What is interesting about Intellectuals is that they generally have no real world experience to support their solutions nor any idea how to implement them. They are idea people. This naturally puts them in direct conflict with the Operational guys – the John Waynes of the business world, the ones who make things happen. If Operational guys don’t like Planners, they have absolutely no respect for Intellects.
In the last year or two there is a new twist to the conflict. Intellectuals are being challenged – not by the Planners and Operational guys (the traditional Alphas) but by the Geeks.
The Geeks are Anti-Intellectuals. They don’t believe you need a college education, least of all an Ivy League one, to be smart. (Bill Gates, Steve Jobs) For them, education does not equal intelligence.
The Geeks and Intellectuals are battling it out. I wonder if this is the real reason Facebook stock isn’t doing too well – the Wall Street Intellectuals are putting the Geeks in their place. Power struggle!
There is chaos in the male pecking order!!! Planners, Operations, Intellectuals or Geeks – who is the Alpha? Who will have the power over this next century?
How about none of them! What they haven’t understood yet is that the patriarchal (Biblical or Secular) male order is dead, gone, done. No one group is going to rise to power and dominate. They all have to work together – ideas, planners, techs and doers.
The all male order has taken us as far as it can. I like the saying “a weakness is a strength taken to extremes.” That is where we are with men. Their drive has advanced society but now is at an extreme where all that counts is status. Continued battles for status is leaving us fractionalized in a stalemate with no solutions and no action.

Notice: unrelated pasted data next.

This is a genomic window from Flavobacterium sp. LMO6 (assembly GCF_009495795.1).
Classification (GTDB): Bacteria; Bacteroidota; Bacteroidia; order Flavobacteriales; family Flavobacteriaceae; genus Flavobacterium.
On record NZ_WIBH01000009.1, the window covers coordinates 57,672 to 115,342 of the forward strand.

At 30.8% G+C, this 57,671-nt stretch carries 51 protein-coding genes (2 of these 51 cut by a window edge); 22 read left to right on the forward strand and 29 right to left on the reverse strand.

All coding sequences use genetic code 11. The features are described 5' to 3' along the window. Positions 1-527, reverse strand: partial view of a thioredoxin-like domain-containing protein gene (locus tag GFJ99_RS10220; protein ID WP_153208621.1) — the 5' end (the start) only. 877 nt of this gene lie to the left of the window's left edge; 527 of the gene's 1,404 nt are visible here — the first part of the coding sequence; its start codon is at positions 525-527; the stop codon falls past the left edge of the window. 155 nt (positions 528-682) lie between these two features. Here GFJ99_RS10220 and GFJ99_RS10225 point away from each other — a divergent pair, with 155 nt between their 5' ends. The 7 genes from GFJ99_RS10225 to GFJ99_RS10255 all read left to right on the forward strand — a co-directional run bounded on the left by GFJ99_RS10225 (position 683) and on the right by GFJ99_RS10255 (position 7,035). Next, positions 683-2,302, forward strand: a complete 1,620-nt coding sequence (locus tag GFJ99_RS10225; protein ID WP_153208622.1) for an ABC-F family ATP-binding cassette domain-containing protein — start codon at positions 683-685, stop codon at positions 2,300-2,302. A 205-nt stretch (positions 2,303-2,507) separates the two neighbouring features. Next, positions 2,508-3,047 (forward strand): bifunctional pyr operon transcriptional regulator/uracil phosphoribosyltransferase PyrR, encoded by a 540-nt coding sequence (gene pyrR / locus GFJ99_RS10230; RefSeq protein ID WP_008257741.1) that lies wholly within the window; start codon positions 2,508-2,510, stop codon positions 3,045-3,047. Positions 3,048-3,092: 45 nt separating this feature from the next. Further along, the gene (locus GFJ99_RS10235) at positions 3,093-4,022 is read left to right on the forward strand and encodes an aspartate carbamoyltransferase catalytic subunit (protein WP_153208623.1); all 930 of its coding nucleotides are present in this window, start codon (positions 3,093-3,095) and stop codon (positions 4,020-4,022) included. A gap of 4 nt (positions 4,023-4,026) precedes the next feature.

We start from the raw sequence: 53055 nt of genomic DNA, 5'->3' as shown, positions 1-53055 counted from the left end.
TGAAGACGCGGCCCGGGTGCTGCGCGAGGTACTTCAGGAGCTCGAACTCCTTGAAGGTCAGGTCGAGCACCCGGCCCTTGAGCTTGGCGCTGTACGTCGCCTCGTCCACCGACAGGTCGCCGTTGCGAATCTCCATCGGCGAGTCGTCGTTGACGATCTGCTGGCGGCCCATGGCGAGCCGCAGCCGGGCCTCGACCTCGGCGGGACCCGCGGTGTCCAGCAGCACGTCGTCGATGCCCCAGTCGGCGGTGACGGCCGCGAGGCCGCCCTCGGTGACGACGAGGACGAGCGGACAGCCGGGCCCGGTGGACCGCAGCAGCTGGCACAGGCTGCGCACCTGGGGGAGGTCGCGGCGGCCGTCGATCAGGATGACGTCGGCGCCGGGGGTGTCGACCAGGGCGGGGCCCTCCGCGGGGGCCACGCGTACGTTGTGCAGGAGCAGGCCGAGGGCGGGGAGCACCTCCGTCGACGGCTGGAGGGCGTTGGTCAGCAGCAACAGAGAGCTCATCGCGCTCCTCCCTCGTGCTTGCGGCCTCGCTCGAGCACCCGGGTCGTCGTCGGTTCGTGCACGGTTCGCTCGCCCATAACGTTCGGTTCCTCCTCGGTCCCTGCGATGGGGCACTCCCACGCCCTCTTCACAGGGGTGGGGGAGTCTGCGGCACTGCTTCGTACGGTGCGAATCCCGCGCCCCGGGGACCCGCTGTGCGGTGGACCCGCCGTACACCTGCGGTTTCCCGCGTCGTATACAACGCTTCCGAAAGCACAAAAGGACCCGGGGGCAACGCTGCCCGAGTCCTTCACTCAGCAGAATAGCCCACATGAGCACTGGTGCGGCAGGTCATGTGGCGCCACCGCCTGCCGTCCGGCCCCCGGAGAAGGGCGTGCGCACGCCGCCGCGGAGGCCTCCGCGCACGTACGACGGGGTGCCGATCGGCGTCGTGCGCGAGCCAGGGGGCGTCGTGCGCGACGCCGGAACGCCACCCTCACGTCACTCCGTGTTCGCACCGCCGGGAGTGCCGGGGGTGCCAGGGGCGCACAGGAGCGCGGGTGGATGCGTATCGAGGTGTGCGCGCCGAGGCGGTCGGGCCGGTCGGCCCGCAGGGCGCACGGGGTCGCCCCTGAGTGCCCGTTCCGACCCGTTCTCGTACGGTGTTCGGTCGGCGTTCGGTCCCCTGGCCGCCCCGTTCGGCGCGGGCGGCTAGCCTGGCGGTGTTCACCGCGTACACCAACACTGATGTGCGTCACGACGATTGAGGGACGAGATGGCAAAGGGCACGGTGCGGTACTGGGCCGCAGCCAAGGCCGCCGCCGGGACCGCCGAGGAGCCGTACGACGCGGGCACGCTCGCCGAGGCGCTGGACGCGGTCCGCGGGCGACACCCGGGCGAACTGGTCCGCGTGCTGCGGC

Again what is missing??
The female balance. The empowered women to add the connections between the men. Women to stand up for values and principles. Women to say it’s not about determining Alpha male status but about doing what is right for our community and country.
Sorry guys. In spite of what you were told, Man does not rule the Earth by himself. He is half of the whole. He has a partner. And it is past time to empower her.
Our businesses, society and culture urgently need her!
Empowered women will change society, culture and business from battle grounds for male status to enrichment zones that serve our communities and county.